San Diego City Council Approves New Franchise Agreements With SDG&E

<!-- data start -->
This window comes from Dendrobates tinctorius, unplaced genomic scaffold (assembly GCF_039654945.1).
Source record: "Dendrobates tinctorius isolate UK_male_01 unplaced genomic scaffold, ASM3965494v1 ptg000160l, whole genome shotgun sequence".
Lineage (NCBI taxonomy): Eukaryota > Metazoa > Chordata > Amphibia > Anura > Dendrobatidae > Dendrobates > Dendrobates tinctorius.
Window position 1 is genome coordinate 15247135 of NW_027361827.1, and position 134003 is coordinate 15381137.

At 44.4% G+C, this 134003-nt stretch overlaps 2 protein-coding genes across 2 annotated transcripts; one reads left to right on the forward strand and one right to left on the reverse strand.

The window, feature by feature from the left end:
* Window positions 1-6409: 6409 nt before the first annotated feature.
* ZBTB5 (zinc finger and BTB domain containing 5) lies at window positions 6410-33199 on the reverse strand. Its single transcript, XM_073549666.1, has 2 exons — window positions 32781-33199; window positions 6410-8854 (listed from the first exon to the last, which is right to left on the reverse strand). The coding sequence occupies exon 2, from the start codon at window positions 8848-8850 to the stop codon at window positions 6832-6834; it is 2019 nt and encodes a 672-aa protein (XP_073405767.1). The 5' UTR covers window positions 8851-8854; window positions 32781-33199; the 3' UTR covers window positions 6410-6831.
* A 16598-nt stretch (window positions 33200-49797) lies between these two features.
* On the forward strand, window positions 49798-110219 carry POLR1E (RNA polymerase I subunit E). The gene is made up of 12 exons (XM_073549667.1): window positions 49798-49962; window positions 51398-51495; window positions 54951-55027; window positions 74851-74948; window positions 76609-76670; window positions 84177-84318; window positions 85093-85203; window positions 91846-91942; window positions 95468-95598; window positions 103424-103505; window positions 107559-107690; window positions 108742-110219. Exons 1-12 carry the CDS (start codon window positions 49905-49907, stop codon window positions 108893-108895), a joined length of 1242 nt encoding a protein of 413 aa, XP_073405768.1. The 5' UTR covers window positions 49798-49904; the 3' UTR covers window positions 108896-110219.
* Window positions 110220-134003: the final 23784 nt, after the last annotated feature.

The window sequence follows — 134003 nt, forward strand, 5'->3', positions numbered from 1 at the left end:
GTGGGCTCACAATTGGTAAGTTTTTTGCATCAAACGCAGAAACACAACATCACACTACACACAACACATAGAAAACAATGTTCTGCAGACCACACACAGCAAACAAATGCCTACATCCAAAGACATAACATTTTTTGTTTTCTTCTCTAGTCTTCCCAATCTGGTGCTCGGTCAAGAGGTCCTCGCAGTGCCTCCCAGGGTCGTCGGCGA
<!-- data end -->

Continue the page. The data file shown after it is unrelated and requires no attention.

Speaker 1: 00:00 The San Diego city council, Tuesday renewed its franchise agreement with San Diego gas and electric, which has been in place for decades. But this time it was very different than necessary. Two thirds approvals squeaked by on a six to three vote, much of the public testimony was against the deal and a council member got SDG and E to agree to a last minute change in the payment schedule. The franchise agreement allows SDG and a to use the public right of way to install and maintain infrastructure such as poles and wires and pipes to deliver power to customers. The new deal could last up to 20 years, but even the length of the agreement is subject to revision. Joining me is KPBS Metro reporter, Andrew Bowen, and welcome Andrew. Hi Maureen. Thanks. First of all, let's clear this up. How is this agreement different from the new San Diego community power program? Speaker 2: 00:55 Well, San Diego community power is a public agency, uh, made up of five different cities in San Diego county. And it is responsible only for purchasing electricity on behalf of customers. So homes and businesses, SDG, and E is a private for profit company. And it's responsible for delivering the power and maintaining the grid. So doing repairs on power lines, fixing outages, et cetera. So this franchise agreement is essentially what allows SDG and E as you hinted at to keep all of its equipment poles, pipelines, wires on public land. And it's kind of like a lease agreement. So SDG pays rent to the city, uh, and the agreement sets out how much it has to pay and lots of other terms and conditions. Speaker 1: 01:41 So how much is STG and a paying the city to maintain its poles and wires on city land? Speaker 2: 01:46 Well, the minimum bid for these two contracts, they're technically separate for, um, gas and electricity was $80 million. And that is how much SDG and E actually submitted. And it's bid so $80 million over 20 years, just for the privilege of holding this contract and this right to, you know, keep its equipment on public, uh, the public right of way. In addition to that, the city also charges SDG and E franchise and utility undergrounding fees, which are kind of passed on to rate payers. So it's not money from shareholders in SDG is parent company, but rather, um, fees that, that are charged the city charges, the utility and the utility then passes onto customers. And those are estimated, uh, the city estimates those in this agreement to be about $130 million per year. So it's a pretty significant revenue source. And then, uh, mayor Gloria also, Todd Gloria also got SDG and E to agree to another $20 million for the city's climate equity fund, which funds, uh, it's supposed to, or will fund projects to help disadvantaged communities prepare for and adapt to climate change. Speaker 2: 02:55 And then on top of that as well, there was a $10 million agreement for solar energy rebates in underserved and fire-prone areas. So the city says that the total revenue of this contract over 20 years is about $2.7 billion. And just really quickly, the, you noted the, the change in the payment schedule. So this $20 million for the city's climate equity fund was originally not going to start coming in until 2037. And so council member, Sean ULA Rivera, who represents a lot of low income communities, including city Heights said, you know, we need this money sooner. If we're going to expect these communities to start adapting to climate change. So instead of pushing that, those funds far into the future, those will be starting immediately. Speaker 1: 03:41 Now these franchises could last up to 20 years, but they may not tell us about the exit ramp built into this Speaker 2: 03:48 Deal. Initial term is 10 years, and it would be renewed automatically for another 10 years, unless two thirds of the city council vote to exit the deal at that point. Um, if the city takes that route, however, it would have to forego, uh, $20 million of that 80 million minimum bid. So it wouldn't get all of the money that it had been counting on, and it would have to refund, uh, 18 point $75 million in revenue that it already received. So, uh, you know, there's a financial incentive for the city to just keep this deal in place at the halfway point. Um, the off-ramp at 10 years has meant to be an accountability measure. So if SDG and he knows that it could lose this business halfway through the contract, it's, uh, you know, theoretically incentivized to be a good partner with the city and it's worth noting, um, the city and STG need to not have a great relationship. The city has sued SDG and E to recoup almost $50 million related to a water recycling project in the city. They've also accused SDG of overcharging, uh, for the cost of burying power lines underground. So, you know, accountability and transparency and, uh, you know, just trying to create a good cooperation between the two sides was a, a big priority in this agreement. And, um, frankly critics didn't really see much teeth in what was actually agreed to Speaker 1: 05:15 Where did support come from? Well, Speaker 2: 05:17 Obviously SDG wanted this deal approved. They want the certainty of their revenue and their business. Um, several nonprofits that get charitable donations from SDG also called in, uh, for their support. And then a big player here was also organized labor. So SDG employees are unionized with the electrical workers union, uh, and they saw a, you know, a short-term franchise agreement or, or, um, the city taking over the utility as a threat to all of their collective bargaining agreements, the wages and benefits that they've negotiated over the past several decades. Speaker 1: 05:52 Well, as you say, many environmental groups and three council members, opposed this franchise agreement, what were their objections? Speaker 2: 06:01 Well for the environmental groups, uh, SDG and E's parent company, Sempra energy is heavily invested in fossil fuels. So they say that the city cannot expect SDG and E to be a good faith partner on its renewable energy goals and climate action plan, knowing that the company has made big bets on, on natural gas and fracking. And, um, you know, there are a host of other things to SDG wants to lower incentives for rooftop solar. Uh, it tried to pass on costs from the 2007 wildfires onto rate payers, even though it was their equipment that, that caused those wildfires. Um, you know, they say the critics say SDG and E charges, some of the highest energy rates in the country while making, uh, you know, last year it reported $824 million in profits. Um, and then there's a group, uh, of critics that would also just rather see the city take over the grid and form a municipal utility, um, which could result in either lower rates or potentially reinvesting those profits into, uh, back into the community. Speaker 1: 07:05 I want to ask you, that's my final question to you, because as part of this deal, the mayor agreed to begin a study into that on San Diego setting of its own utility company, what would that entail? Speaker 2: 07:16 Well, it would look at how much it would cost to purchase SDG assets within the city limits. Uh, and it would also assess all of the legal risks. So municipalization is, uh, not something that happens very often in California, even though every city has the right to do it. Um, basically what happens is, you know, the city says, we think all these assets are worth X, number of dollars. The utility then says, no, it's actually worth way, way more. And there's this protracted legal battle over the price tag and that, you know, of course just increases the cost even more. So it's one of the reasons why, um, some council members didn't support this plan. They felt like, you know, they needed a, a mechanism to streamline the process of municipalization. If, if the city ever decides to go that route and you know, it it's, uh, expensive process, one with benefits that would probably not be realized for many years down the road, but it's something that a significant portion of the city council and, uh, and residents of the city still want to be looked at really seriously. Speaker 1: 08:22 I've been speaking with KPBS, Metro reporter, Andrew Bowen, Andrew. Thank you. My pleasure, Maureen.